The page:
The Pandemic and ICE Use of Detainers in FY 2020
(19 Oct 2020) The pandemic appears to have caused only a temporary and modest drop in detainer usage by Immigration and Customs Enforcement (ICE). By mid-April detainer usage already started climbing back up. These figures are based on the latest detainer-by-detainer internal ICE records, updated through June 2020, obtained and analyzed by the Transactional Records Access Clearinghouse (TRAC) at Syracuse University.

ICE views detainers as a foundation of its Secure Communities program and has sought to pressure states and localities to comply. Despite the agency's continuing rhetoric on important role detainers play in immigration enforcement, ICE has changed its actual behavior and has been cutting back on issuing detainers for many months. Beginning in August 2019, the number of ICE detainers started to decline, and this downward slide has continued.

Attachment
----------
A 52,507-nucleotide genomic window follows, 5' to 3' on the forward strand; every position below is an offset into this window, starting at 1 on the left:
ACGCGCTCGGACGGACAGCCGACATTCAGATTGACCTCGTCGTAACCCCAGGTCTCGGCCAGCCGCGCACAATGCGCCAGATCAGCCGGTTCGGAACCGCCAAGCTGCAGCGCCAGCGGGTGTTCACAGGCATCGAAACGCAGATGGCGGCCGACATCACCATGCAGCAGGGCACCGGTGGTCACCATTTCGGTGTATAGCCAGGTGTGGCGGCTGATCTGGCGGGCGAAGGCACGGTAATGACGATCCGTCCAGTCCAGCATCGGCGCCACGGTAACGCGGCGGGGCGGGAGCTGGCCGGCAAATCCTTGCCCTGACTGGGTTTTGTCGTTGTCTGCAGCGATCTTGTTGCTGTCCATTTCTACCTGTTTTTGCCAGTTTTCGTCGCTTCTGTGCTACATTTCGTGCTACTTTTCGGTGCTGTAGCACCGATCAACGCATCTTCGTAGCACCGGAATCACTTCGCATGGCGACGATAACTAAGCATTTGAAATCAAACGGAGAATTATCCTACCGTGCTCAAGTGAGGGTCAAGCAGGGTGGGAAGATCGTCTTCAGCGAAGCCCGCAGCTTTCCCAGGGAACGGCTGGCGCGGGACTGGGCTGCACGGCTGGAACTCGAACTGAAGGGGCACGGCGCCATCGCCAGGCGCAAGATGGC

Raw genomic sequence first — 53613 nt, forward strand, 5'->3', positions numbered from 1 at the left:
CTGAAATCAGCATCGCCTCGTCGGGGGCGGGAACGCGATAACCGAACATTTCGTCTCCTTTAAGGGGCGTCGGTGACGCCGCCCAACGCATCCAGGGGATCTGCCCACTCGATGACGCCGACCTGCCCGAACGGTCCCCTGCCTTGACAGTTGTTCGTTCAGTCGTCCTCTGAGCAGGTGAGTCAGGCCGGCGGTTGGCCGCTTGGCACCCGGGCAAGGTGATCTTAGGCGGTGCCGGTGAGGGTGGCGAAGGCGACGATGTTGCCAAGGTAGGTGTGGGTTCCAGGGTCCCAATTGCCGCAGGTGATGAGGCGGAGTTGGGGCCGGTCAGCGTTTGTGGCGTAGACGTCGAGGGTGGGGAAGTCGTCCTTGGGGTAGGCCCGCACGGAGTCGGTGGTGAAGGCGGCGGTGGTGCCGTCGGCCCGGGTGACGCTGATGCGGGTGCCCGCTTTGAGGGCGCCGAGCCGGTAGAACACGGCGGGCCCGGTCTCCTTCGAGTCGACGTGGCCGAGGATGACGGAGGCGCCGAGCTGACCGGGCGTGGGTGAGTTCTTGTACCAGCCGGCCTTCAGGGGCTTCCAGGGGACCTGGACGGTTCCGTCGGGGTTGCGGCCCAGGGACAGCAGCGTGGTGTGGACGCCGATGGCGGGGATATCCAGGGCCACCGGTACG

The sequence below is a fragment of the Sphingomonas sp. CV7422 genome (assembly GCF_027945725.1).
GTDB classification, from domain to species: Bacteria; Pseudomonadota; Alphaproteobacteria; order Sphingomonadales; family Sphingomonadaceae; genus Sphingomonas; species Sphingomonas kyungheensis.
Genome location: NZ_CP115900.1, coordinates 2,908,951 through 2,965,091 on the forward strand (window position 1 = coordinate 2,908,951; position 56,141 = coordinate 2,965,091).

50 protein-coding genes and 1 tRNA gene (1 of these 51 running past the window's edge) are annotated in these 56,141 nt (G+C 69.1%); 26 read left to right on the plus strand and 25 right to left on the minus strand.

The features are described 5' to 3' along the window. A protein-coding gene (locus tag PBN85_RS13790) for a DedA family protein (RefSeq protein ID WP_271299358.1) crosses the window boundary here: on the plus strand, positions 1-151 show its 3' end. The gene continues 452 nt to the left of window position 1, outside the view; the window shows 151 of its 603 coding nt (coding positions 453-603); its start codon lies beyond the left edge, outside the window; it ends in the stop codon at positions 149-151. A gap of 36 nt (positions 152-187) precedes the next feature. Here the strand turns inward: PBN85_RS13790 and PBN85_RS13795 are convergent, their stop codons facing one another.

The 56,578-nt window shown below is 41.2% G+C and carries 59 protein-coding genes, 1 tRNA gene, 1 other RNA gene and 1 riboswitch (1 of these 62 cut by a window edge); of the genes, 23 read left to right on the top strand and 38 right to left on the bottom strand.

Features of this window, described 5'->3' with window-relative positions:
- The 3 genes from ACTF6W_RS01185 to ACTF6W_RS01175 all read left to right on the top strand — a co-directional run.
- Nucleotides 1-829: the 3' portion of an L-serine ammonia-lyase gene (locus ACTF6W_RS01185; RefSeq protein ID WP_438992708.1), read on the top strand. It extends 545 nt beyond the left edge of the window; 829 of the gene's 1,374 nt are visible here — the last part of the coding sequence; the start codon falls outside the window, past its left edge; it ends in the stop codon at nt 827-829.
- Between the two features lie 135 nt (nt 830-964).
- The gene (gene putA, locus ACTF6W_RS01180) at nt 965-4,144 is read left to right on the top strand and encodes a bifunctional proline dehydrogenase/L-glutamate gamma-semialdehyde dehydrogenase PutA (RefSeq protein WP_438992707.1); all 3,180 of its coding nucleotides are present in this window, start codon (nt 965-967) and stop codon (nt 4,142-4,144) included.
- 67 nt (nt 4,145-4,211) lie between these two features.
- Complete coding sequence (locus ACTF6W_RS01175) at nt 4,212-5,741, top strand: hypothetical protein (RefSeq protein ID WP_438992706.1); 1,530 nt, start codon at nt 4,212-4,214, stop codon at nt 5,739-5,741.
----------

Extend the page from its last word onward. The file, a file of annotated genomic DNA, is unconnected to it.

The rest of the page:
Between October 2017 and June 2020, almost every state experienced a decline in the number of detainers law enforcement agencies (LEAs) received. However, ICE state-by-state targeting did undergo some differential trends. During the past year, for example, ICE sharply reduced sending detainers to LEAs in California. As a result, Texas has taken the lead as the state targeted with the most ICE detainers. Michigan also bucked national trends. LEAs in that state according to ICE internal records received almost a two-fold increase in monthly detainers during FY 2020 compared with FY 2019.

According to agency internal records obtained by TRAC, ICE sent detainers to 3,056 law enforcement agencies located in all 50 states and the four U.S. territories during the first nine months of FY 2020. For most of these LEAs, receipt of an ICE detainer was an unusual event: 626 LEAs received only a single detainer during this entire period and half (1,572) received no more than five.

To read the full report, including national trends and full state-by-state comparisons, go to:

To drill into the data, use TRAC's free online web query tool now updated through June 2020. Track detainers sent to each state, county and individual local, state, and federal law enforcement agency.

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